ANTHONY WEINER SENTENCED TO 21 MONTHS IN PRISON IN TEEN SEXTING CASE

Good conduct while in prison has shaved off about three months from his sentence. He will spend three years on supervised release and will have to pay a $10,000 fine as well as register as a sex offender.

Once a prominent star in the Democratic Party, Weiner’s political career began to unravel in 2011 when he resigned from Congress after admitting to sending an X-rated photo and engaging in inappropriate relationships with women online. While he attempted a comeback in 2013 when he ran for New York City mayor, that campaign went off the tracks when it was revealed that he had sexted with another woman under the pseudonym “Carlos Danger.”

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In 2017, he was busted for texting with a high school girl and eventually sentenced to time behind bars.

U.S. District Judge Denise L. Cote issued the sentence in federal court in New York.

“This is a serious crime that deserves serious punishment,” Cote said in a statement.

During his sentencing, Weiner wept openly and read from a prepared statement for several minutes, describing himself as “an addict” and calling his crime “rock bottom.” He said he has a “disease,” but it is not an “excuse.”

Source: Fox News Politics

Graham calls McCabe comments 'beyond stunning' as he threatens to subpoena former FBI chief

Sen. Lindsey Graham, R-S.C., vowed Sunday to investigate alleged discussions at the Department of Justice about invoking the 25th Amendment as a way to oust President Trump from office and threatened to subpoena former FBI Deputy Director Andrew McCabe if he refused to testify on the matter before the Senate.

"We’re going to find out what happened here and the only way I know to find out is to call the people in under oath and find out, through questioning, who’s telling the truth because the underlying accusation is beyond stunning," Graham, the chairman of the Senate Judiciary Committee, said on CBS’ "Face the Nation."

Graham added that he also plans to subpoena both McCabe and Deputy Attorney General Rod Rosenstein if they won’t voluntarily agree to testify before the committee.

"There is no organization beyond scrutiny," Graham said. "There is no organization that can’t withstand scrutiny. And the FBI will come out stronger."

ANDREW MCCARTHY: MCCABE, ROSENSTEIN AND THE REAL THRUTH ABOUT THE 25TH AMENDMENT COUP ATTEMPT

He said: "But we’ve got to get to the bottom of it. What are people to think after they watch "60 Minutes" when they hear this accusation by the acting deputy — acting FBI director that the deputy attorney general encouraged him to try to find ways to count votes to replace the president? That can’t go unaddressed."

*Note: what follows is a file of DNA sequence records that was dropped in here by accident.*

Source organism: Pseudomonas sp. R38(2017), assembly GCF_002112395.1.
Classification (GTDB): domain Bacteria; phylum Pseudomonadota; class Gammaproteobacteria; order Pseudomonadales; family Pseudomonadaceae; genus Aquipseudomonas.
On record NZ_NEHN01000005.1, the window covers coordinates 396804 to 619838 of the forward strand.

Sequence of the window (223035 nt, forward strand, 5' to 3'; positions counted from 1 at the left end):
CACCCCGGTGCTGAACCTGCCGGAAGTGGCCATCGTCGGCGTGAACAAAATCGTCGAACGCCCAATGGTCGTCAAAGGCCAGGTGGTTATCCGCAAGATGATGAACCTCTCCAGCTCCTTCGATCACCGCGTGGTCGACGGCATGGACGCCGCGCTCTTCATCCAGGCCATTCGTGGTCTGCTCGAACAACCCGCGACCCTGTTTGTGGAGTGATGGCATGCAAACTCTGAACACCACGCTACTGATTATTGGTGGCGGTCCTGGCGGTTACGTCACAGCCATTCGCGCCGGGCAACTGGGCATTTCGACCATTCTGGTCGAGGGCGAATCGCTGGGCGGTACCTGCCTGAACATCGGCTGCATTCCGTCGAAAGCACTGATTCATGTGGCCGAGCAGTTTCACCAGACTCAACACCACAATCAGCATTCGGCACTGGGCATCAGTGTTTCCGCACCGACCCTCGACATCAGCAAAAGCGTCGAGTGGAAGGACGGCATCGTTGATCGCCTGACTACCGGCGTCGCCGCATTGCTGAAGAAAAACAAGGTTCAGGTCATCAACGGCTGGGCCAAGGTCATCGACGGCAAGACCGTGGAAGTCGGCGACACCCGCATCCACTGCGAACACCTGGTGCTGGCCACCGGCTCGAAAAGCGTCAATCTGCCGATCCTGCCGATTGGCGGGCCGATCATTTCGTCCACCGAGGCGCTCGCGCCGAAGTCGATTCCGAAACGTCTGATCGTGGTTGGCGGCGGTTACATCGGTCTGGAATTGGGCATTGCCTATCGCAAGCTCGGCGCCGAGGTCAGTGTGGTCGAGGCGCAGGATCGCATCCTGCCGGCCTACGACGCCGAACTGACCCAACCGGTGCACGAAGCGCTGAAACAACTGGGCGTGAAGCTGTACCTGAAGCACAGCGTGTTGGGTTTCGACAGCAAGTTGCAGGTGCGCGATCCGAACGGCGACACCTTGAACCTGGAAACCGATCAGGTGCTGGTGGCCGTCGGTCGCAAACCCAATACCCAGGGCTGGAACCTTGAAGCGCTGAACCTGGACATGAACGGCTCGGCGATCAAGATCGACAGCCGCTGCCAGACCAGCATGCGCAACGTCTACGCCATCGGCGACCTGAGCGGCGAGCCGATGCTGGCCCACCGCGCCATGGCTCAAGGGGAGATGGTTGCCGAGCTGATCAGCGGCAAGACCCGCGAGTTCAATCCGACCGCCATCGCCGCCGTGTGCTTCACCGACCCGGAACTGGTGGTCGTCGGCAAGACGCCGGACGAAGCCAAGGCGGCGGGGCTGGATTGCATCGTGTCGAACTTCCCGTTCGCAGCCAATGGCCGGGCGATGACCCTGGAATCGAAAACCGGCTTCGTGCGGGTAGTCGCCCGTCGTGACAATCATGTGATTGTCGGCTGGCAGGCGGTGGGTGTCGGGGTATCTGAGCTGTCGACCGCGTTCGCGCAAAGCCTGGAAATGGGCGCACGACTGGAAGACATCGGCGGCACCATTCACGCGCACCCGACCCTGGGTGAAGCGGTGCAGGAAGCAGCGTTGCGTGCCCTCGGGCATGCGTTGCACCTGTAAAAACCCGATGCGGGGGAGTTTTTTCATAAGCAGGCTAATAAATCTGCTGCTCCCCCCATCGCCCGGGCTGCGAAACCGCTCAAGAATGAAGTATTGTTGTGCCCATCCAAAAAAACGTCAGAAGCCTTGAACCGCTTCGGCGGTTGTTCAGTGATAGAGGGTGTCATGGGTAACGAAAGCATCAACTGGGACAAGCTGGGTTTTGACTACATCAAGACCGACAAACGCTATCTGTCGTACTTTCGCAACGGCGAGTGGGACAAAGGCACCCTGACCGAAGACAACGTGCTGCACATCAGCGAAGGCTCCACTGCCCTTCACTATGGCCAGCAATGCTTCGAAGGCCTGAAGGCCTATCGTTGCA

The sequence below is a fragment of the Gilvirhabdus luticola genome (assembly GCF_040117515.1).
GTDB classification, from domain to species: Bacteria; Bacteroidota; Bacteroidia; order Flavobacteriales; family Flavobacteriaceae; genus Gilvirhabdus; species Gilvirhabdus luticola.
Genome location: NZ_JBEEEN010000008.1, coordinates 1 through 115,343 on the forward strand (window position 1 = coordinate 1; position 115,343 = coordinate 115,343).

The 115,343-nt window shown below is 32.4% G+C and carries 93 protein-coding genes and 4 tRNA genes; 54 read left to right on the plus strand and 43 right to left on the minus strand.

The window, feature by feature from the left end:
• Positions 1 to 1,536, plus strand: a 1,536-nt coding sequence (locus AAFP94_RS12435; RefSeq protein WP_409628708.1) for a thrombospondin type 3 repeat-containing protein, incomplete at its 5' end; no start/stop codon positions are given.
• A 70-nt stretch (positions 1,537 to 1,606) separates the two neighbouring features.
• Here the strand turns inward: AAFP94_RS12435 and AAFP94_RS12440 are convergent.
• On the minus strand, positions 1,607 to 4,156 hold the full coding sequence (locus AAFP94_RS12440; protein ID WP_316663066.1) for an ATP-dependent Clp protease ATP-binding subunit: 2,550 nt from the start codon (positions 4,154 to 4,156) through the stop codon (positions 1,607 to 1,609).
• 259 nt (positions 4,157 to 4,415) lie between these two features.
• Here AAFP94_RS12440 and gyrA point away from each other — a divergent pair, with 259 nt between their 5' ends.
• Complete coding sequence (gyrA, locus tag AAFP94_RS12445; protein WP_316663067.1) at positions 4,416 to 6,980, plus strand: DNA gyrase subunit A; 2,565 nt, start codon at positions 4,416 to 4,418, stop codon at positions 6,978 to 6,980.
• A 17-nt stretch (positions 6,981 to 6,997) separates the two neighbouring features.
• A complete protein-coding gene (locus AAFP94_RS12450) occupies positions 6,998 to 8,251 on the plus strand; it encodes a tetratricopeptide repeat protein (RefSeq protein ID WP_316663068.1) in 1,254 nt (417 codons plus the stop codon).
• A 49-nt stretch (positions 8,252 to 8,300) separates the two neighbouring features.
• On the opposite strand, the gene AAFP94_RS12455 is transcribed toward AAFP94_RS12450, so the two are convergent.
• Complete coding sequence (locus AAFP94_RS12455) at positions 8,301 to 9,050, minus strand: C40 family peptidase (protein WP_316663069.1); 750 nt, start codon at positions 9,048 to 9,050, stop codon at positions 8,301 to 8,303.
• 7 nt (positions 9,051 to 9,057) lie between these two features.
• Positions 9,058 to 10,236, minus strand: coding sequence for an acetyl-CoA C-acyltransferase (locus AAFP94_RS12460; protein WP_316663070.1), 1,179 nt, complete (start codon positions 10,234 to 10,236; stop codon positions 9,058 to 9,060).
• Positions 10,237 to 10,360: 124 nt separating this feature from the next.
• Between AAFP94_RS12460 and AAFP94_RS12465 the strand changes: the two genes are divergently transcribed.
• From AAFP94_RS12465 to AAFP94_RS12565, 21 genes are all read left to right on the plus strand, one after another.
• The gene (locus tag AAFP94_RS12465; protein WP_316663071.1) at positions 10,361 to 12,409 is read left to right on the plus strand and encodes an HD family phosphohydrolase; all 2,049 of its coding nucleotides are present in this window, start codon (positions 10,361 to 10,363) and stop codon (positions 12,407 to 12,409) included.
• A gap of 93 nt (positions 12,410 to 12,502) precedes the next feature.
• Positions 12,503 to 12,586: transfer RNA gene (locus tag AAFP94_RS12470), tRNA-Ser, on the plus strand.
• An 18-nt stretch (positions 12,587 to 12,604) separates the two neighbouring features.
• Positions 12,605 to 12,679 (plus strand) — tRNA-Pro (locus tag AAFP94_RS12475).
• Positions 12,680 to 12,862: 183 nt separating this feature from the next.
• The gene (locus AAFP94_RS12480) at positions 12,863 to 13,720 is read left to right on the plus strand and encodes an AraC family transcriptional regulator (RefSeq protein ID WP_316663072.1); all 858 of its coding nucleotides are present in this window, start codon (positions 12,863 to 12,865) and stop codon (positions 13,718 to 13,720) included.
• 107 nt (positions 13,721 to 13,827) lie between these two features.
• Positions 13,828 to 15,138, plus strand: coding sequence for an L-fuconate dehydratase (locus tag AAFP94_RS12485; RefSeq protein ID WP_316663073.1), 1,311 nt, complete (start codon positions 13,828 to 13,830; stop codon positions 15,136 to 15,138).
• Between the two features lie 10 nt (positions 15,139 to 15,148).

Graham’s comments come on the heels of a Fox News story that reported that former FBI lawyer James Baker, in closed-door testimony to Congress, detailed alleged discussions among senior officials at the Justice Department about invoking the 25th Amendment.

The testimony was delivered last fall to the House Oversight and Judiciary Committees. Fox News has confirmed portions of the transcript. It provides additional insight into discussions that have returned to the spotlight in Washington as fired FBI Deputy Director Andrew McCabe revisits the matter during interviews promoting his forthcoming book.

Baker did not identify the two Cabinet officials. But in his testimony, the lawyer said McCabe and FBI lawyer Lisa Page came to him to relay their conversations with Rosenstein, including discussions of the 25th Amendment.

“I was being told by some combination of Andy McCabe and Lisa Page, that, in a conversation with the deputy attorney general, he had stated that he — this was what was related to me – that he had at least two members of the president’s Cabinet who were ready to support, I guess you would call it, an action under the 25th Amendment,” Baker told the committees.

CBS News reported on McCabe’s comments after he told “60 Minutes” that Justice Department officials discussed the possibility of removing Trump via the 25th Amendment and that Deputy Attorney General Rosenstein had offered to wear a wire around the president.

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The 25th Amendment provides a mechanism for removing a sitting president from office. One way that could happen is if a majority of the president’s Cabinet says the president is incapable of discharging his duties.

Since giving the interview to “60 Minutes,” McCabe has since made an about-face, with a spokesperson for the former FBI chief releasing a statement that says McCabe did not "participate in any extended discussions about the use of the 25th Amendment, nor is he aware of any such discussions."

The Justice Department issued a statement calling McCabe’s comments “inaccurate and factually incorrect."

Reports of the discussions of invoking the 25th Amendment and of Rosenstein wearing a wire were reported in The New York Times.

Source: Fox News Politics

New York City's de Blasio blames Amazon for caving on deal for new headquarters in city

New York City Mayor Bill de Blasio laid the blame on Amazon deciding to pull up stakes on a new headquarters in the city squarely on the corporate behemoth, saying that the company just “took their ball and went home.”

Speaking on NBC’s “Meet the Press,” de Blasio defended progressive Democrats who argued against Amazon’s move to the country’s largest city, but did add that the deal could have been a way for progressive leaders to show a balance on economic issues.

“I have no problem with my fellow progressives critiquing a deal or wanting more from Amazon — I wanted more from Amazon, too,” de Blasio said. “The bottom line is, this was an example of an abuse of corporate power. They had an agreement with the people of New York City."

He added: "They said they wanted a partnership, but the minute there were criticisms, they walked away. What does that say to working people, that a company would leave them high and dry, simply because some people raised criticism?"